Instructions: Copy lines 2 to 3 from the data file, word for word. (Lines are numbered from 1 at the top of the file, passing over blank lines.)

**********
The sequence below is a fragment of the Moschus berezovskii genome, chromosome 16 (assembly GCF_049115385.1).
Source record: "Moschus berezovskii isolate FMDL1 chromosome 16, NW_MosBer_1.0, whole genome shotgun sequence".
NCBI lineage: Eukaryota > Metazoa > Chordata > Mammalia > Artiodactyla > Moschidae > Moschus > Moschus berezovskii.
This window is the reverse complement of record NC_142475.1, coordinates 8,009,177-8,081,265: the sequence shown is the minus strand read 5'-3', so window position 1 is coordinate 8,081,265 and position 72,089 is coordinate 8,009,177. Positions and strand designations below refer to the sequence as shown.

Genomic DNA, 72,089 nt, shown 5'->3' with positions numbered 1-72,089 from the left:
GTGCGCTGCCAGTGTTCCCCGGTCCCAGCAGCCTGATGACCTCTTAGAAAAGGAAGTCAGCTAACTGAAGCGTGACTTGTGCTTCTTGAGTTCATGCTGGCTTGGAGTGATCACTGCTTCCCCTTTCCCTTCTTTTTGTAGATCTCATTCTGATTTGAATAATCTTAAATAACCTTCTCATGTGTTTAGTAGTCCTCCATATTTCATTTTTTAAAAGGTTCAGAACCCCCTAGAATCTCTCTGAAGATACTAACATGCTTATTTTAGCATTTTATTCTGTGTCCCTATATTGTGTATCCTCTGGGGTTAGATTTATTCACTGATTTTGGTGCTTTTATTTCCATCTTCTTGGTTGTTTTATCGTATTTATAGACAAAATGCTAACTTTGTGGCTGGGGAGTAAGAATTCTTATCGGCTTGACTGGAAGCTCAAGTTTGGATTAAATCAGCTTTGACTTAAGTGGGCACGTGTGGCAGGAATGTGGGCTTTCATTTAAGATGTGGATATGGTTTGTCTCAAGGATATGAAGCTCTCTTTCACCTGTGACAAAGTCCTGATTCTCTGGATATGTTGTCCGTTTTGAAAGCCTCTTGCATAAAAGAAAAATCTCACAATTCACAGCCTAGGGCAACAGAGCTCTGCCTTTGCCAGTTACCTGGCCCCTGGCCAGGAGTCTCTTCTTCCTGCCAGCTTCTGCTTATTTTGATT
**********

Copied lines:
Source record: "Moschus berezovskii isolate FMDL1 chromosome 16, NW_MosBer_1.0, whole genome shotgun sequence".
NCBI lineage: Eukaryota > Metazoa > Chordata > Mammalia > Artiodactyla > Moschidae > Moschus > Moschus berezovskii.